‘We should have been further along’: Maryland’s U.S. lawmakers say state residents need more guidance on coronavirus tests

The Maryland congressional delegation talking about federal, state and local governments working together to combat the coronavirus.

WASHINGTON — Maryland’s federal lawmakers said they believe the state will soon have adequate capacity to conduct widespread testing for the new coronavirus but expressed frustration that many residents haven’t been given guidance to answer a basic question: how do they get tested?

“If I’m sounding a little bit confused, it’s because there is not a clear line — and I would have hoped we had a clear line by now,” U.S. Sen. Ben Cardin told reporters Tuesday at the Capitol.


“I’m frustrated and thought that we should have been further along than we are right now so I could tell my constituents one thing they could do to get the test,” Cardin said.

Cardin and U.S. Sen. Chris Van Hollen, also a Maryland Democrat, briefed the media following a conference call with top state health officials.


The senators, joined by Baltimore-area representatives C.A. Dutch Ruppersberger and John Sarbanes and Rep. Jamie Raskin of Montgomery County, said they were seeking to protect Marylanders’ safety while minimizing the effect of the health crisis on the state’s economy.

“The biggest issue — and I think the one that’s on the minds of our constituents — is if you feel like you’re experiencing these symptoms, how do you get tested?” Van Hollen said.

The senators said Marylanders should rely on the advice of their doctors or other health care professionals in deciding which facility — public or private — should conduct a test.

The Democratic lawmakers did not assign blame Tuesday, nor did they fault the administration of Republican Gov. Larry Hogan.

Several of the lawmakers said they were working closely with the governor’s office, referring to their collaboration as “Team Maryland.” Before their news briefing, the lawmakers participated in a conference call with Maryland Secretary of Health Robert Neall and Deputy Secretary for Public Health Services Frances Phillips.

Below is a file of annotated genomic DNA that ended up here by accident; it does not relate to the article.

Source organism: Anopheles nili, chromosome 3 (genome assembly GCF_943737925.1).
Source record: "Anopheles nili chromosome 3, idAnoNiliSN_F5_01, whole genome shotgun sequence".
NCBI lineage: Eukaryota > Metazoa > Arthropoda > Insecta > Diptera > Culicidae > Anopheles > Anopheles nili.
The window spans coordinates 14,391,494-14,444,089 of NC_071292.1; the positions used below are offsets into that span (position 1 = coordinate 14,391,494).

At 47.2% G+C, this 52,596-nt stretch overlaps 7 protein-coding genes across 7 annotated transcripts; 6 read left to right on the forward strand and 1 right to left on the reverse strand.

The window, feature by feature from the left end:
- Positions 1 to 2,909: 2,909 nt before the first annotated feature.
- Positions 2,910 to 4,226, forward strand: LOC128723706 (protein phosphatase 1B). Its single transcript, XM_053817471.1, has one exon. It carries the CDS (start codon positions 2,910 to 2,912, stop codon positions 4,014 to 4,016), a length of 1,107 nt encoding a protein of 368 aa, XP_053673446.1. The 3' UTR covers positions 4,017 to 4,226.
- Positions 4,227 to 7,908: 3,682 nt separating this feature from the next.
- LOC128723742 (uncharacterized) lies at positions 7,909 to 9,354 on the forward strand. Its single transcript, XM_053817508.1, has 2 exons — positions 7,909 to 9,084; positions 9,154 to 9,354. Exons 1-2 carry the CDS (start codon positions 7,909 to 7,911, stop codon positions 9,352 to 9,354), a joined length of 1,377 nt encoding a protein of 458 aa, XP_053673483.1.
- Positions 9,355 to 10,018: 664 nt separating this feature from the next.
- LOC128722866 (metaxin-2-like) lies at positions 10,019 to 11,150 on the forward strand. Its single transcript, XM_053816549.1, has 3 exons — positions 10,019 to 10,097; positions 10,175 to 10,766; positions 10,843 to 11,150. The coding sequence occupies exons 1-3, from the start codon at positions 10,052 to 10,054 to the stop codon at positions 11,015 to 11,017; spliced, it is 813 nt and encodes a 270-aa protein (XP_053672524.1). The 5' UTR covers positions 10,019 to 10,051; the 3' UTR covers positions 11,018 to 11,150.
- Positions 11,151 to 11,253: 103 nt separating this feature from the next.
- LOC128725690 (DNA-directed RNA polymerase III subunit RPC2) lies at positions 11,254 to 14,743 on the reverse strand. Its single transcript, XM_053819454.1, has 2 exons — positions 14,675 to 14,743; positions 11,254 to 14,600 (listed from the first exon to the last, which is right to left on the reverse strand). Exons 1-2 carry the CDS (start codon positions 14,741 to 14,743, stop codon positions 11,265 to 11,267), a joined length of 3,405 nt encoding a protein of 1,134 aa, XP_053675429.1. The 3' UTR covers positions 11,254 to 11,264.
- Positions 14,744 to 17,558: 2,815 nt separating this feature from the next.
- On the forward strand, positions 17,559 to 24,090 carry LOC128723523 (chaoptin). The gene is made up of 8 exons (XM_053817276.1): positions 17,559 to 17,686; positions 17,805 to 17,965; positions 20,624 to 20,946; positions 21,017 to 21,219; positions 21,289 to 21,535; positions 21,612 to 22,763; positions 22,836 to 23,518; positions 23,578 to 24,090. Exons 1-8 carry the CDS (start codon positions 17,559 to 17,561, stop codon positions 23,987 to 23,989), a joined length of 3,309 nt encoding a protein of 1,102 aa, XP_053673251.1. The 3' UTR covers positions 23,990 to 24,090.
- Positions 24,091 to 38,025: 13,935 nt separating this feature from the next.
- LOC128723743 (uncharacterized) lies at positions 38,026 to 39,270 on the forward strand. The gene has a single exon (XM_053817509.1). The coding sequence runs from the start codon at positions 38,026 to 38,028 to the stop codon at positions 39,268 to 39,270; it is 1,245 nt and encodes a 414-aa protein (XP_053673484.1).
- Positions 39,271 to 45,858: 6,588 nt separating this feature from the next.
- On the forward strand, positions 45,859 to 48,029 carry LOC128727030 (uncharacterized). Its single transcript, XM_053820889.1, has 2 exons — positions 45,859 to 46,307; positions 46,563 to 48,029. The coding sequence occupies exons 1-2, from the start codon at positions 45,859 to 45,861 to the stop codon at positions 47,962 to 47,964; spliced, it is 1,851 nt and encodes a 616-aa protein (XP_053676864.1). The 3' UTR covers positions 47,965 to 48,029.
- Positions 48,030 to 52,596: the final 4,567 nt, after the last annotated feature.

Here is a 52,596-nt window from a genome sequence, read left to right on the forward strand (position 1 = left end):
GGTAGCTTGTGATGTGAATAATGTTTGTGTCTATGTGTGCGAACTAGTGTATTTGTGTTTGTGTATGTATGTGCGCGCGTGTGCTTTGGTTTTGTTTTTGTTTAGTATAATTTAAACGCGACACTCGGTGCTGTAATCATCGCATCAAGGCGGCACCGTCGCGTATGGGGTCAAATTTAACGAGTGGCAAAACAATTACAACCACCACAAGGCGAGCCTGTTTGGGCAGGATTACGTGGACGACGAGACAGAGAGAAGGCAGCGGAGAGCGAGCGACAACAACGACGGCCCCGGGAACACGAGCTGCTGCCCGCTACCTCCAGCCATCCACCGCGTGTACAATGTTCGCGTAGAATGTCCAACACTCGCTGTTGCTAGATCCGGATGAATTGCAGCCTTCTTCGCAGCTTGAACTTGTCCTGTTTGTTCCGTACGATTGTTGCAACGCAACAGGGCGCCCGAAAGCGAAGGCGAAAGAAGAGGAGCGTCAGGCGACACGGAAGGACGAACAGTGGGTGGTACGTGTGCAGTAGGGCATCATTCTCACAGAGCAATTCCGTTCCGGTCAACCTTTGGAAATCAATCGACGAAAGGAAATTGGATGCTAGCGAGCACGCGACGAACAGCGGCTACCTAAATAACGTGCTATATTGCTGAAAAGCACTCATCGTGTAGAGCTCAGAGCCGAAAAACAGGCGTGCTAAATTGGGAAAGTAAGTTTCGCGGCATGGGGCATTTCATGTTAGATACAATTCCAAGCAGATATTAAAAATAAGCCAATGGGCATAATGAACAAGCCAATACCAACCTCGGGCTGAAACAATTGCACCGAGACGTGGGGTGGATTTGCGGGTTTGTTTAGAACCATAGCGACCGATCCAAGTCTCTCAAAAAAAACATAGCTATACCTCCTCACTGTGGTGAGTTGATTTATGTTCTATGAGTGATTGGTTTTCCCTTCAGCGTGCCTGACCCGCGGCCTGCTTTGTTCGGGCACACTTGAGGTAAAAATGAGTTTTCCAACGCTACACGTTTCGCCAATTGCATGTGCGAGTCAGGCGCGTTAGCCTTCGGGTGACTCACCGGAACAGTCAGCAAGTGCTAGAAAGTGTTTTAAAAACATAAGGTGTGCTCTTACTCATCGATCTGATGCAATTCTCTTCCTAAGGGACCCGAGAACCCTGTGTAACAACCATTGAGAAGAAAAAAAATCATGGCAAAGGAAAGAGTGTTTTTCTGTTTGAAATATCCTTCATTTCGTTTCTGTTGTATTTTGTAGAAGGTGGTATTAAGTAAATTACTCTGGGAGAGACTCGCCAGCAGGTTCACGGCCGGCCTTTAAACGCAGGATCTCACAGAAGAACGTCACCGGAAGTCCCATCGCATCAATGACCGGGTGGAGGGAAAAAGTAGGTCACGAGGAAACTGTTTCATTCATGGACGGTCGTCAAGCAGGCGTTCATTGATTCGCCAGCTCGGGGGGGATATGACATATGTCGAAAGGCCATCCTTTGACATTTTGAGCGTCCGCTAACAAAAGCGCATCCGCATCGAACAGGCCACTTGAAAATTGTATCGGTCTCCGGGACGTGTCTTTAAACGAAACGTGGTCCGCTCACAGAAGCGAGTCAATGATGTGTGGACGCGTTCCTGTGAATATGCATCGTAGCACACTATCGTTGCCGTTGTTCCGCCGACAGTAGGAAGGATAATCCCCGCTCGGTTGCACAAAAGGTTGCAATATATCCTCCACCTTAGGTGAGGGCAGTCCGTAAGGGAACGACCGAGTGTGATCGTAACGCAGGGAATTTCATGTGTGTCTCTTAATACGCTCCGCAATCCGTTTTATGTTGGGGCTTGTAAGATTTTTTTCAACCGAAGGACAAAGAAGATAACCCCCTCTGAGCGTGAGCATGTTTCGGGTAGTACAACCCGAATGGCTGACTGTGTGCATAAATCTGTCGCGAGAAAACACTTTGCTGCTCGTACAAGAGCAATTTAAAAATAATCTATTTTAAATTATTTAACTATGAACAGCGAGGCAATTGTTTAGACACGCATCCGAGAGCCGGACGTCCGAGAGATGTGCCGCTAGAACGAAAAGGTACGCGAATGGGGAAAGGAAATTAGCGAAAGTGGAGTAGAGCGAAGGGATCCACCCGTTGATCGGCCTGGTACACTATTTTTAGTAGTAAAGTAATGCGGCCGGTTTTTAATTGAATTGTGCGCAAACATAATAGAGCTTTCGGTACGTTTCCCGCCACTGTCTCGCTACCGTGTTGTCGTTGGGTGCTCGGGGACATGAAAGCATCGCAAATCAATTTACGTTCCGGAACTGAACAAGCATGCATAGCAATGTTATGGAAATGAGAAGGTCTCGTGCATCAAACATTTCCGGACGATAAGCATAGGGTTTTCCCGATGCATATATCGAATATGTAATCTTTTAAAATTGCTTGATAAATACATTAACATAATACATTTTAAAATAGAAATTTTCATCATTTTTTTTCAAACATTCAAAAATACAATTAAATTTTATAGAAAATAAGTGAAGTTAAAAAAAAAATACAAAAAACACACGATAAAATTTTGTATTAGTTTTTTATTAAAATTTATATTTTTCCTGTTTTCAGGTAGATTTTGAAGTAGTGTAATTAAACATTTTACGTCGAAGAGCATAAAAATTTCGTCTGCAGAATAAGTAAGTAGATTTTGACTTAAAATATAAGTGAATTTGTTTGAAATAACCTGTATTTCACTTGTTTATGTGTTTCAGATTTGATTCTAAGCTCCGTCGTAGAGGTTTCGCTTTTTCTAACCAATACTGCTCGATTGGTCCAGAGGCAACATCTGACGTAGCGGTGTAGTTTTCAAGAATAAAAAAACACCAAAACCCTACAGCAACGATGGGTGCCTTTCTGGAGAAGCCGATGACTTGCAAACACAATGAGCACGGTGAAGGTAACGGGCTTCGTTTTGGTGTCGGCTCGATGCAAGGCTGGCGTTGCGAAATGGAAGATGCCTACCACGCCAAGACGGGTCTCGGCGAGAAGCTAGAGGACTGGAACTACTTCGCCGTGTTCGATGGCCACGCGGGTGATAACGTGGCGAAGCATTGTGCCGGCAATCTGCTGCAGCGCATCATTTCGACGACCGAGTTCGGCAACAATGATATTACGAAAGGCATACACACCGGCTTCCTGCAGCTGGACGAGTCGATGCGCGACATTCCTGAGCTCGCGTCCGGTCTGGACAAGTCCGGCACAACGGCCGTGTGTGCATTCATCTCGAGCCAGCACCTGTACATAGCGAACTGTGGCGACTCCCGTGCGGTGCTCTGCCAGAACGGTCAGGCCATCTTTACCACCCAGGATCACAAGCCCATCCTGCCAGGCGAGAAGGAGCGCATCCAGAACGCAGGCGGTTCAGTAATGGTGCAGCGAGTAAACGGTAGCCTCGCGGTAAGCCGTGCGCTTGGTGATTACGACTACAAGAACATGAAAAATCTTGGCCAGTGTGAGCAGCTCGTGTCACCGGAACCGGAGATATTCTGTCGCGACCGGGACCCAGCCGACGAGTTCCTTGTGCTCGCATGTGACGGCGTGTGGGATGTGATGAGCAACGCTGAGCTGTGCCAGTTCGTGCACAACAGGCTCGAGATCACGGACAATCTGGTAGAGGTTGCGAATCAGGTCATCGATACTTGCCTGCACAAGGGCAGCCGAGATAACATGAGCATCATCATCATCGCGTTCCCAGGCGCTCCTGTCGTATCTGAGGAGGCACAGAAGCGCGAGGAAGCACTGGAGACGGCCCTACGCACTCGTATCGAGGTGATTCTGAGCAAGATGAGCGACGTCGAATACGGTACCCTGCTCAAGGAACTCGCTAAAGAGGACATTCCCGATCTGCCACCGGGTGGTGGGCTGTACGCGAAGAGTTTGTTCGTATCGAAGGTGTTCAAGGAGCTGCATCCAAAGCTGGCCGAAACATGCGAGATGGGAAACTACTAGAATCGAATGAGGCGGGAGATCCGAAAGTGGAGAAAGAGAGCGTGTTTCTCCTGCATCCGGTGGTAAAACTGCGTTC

“We definitely had a sense of confidence in speaking with Secretary Neall and Fran Phillips today about Maryland being ready,” Sarbanes said. “But we also understand that the federal delegation needs to stand ready to respond to any additional requests.”

In recent days, Cardin and Van Hollen have accused the Trump administration of blending political messages with health advice.

Cardin said Tuesday that he believed the nation “should have cooperated more with the international community — with the World Health Organization— on the original test. But we decided to do things differently, so we now have a test that we developed and also a test that our hospitals are developing.”

Testing for COVID-19 in Maryland was originally done at some public health laboratories and has since expanded to include commercial labs.

“I think we’ll be at the capacity we need within a matter of weeks,” Cardin said.

Testing is critical to health officials’ ability to track the spread of the virus.

“If you have community transmission, you need to be able to have a strong enough sample of tests to know the penetration in the community,” Cardin said. “We don’t have community transmission identified yet in Maryland. We hope it never happens, but likely it will happen, so you’re going to need to have that capacity.”


Van Hollen said the nation’s school systems needed more clarity on how to handle the crisis.

“Right now, in my view, we’re not getting enough guidance at the federal level, and so you have different states and different school systems responding differently,” he said.

Hogan signed an emergency bill Monday allowing him to tap into the state’s Rainy Day Fund and use up to $50 million for the coronavirus response.

The governor said people should expect the number of cases to rise and urged residents over age 60 to avoid large crowds.

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